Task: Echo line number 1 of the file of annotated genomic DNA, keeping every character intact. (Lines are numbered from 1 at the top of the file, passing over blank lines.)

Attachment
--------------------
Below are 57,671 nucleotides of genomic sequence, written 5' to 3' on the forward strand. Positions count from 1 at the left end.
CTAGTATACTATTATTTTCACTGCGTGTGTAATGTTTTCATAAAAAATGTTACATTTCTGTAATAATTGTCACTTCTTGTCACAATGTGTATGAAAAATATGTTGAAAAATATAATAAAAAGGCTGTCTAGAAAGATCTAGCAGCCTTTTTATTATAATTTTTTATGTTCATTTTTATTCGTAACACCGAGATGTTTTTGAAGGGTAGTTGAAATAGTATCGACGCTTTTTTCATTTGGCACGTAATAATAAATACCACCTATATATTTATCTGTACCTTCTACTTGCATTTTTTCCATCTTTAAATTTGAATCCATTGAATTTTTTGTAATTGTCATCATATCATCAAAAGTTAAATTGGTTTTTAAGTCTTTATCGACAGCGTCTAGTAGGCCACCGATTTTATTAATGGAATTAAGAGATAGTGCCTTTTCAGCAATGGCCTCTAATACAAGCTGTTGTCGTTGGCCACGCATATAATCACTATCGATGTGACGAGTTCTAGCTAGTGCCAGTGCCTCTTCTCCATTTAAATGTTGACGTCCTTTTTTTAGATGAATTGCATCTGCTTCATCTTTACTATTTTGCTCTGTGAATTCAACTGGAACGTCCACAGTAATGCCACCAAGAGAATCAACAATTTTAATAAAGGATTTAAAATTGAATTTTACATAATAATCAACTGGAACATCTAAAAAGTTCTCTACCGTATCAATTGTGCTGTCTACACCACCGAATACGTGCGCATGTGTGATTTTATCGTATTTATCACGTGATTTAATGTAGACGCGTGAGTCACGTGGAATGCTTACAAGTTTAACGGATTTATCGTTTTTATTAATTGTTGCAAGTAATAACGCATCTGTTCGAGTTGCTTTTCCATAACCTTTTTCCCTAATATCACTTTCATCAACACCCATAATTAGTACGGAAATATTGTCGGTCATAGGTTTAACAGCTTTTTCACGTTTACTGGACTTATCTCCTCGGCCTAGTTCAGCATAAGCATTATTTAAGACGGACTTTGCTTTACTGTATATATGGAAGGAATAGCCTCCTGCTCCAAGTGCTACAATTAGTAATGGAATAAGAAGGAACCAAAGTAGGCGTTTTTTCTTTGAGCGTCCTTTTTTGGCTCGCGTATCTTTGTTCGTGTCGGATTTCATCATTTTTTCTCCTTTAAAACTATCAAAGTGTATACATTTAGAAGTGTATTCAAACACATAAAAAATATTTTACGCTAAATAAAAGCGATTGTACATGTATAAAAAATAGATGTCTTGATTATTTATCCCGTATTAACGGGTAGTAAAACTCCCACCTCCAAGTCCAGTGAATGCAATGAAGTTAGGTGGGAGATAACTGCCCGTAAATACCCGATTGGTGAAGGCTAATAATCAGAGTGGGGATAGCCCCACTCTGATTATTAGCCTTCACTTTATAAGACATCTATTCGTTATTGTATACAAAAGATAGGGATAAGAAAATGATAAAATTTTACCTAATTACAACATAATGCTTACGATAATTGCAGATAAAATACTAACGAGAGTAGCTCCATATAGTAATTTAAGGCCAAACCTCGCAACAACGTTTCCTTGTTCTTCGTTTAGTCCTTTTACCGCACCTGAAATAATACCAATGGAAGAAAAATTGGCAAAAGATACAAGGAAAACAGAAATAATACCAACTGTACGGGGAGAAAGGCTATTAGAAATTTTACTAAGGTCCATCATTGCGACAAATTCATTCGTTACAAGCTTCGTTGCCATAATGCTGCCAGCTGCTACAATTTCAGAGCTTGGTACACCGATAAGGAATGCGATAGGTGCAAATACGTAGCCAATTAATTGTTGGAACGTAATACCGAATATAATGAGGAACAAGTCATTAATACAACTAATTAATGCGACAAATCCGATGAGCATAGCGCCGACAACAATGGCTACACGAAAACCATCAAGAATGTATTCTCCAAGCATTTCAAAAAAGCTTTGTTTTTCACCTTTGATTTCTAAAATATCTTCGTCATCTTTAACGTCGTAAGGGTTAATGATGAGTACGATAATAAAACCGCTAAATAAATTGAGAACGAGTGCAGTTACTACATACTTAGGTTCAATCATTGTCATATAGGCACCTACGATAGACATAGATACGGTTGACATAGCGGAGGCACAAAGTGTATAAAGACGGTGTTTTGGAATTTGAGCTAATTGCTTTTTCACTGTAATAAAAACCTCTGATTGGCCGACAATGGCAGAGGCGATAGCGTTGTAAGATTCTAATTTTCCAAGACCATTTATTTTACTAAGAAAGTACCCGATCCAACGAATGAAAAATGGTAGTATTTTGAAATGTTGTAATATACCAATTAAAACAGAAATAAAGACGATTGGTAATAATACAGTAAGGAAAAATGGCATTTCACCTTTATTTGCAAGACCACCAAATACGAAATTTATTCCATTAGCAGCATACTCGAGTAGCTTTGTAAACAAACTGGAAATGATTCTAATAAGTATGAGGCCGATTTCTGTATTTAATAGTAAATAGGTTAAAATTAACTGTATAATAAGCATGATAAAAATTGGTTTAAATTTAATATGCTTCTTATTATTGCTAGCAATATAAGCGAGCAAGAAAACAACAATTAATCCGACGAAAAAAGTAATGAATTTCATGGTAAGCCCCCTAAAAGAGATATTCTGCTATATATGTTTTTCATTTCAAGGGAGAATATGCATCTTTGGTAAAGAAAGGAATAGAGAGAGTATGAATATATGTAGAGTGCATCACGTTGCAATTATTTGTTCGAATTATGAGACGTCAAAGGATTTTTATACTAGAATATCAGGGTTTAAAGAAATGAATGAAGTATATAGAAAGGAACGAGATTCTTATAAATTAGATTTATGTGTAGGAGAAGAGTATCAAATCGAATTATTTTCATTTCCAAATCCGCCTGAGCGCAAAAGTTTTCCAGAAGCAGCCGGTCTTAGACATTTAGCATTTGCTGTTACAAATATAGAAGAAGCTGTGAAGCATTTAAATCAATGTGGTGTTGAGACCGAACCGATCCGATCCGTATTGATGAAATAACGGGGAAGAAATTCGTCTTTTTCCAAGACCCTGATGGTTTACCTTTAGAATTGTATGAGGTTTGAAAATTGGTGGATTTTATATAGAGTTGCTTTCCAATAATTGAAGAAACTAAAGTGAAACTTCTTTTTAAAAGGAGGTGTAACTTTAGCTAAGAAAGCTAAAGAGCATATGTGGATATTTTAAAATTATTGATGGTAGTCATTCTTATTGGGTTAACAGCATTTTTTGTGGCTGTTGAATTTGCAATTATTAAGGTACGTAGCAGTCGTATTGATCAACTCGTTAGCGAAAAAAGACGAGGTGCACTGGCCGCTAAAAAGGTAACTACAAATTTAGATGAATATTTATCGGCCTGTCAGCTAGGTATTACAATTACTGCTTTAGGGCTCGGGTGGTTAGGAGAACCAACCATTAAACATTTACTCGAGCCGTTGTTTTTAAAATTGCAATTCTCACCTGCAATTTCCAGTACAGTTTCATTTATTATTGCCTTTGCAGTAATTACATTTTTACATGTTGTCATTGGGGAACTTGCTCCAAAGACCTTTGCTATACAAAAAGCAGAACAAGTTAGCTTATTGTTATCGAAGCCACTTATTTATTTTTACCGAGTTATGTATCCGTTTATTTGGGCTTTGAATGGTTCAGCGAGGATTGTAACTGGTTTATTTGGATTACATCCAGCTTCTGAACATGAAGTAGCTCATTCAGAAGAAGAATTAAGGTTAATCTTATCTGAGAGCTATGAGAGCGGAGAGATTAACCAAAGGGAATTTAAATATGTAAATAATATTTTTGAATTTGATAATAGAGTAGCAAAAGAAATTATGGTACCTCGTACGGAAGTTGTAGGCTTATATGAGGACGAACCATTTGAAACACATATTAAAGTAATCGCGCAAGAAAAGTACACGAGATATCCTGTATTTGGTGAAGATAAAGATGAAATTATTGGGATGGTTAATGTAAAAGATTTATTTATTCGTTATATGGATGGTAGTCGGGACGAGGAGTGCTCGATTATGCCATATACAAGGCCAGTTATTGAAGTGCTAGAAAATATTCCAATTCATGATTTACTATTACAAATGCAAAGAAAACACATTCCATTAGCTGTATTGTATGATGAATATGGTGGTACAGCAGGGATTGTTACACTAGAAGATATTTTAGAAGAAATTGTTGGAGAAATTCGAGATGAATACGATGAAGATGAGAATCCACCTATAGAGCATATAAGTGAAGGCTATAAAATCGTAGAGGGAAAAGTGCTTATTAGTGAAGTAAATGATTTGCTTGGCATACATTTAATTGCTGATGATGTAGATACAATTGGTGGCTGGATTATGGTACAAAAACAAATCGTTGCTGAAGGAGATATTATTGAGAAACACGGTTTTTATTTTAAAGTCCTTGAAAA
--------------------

Below are 57,671 nucleotides of genomic sequence, written 5' to 3' on the forward strand. Positions count from 1 at the left end.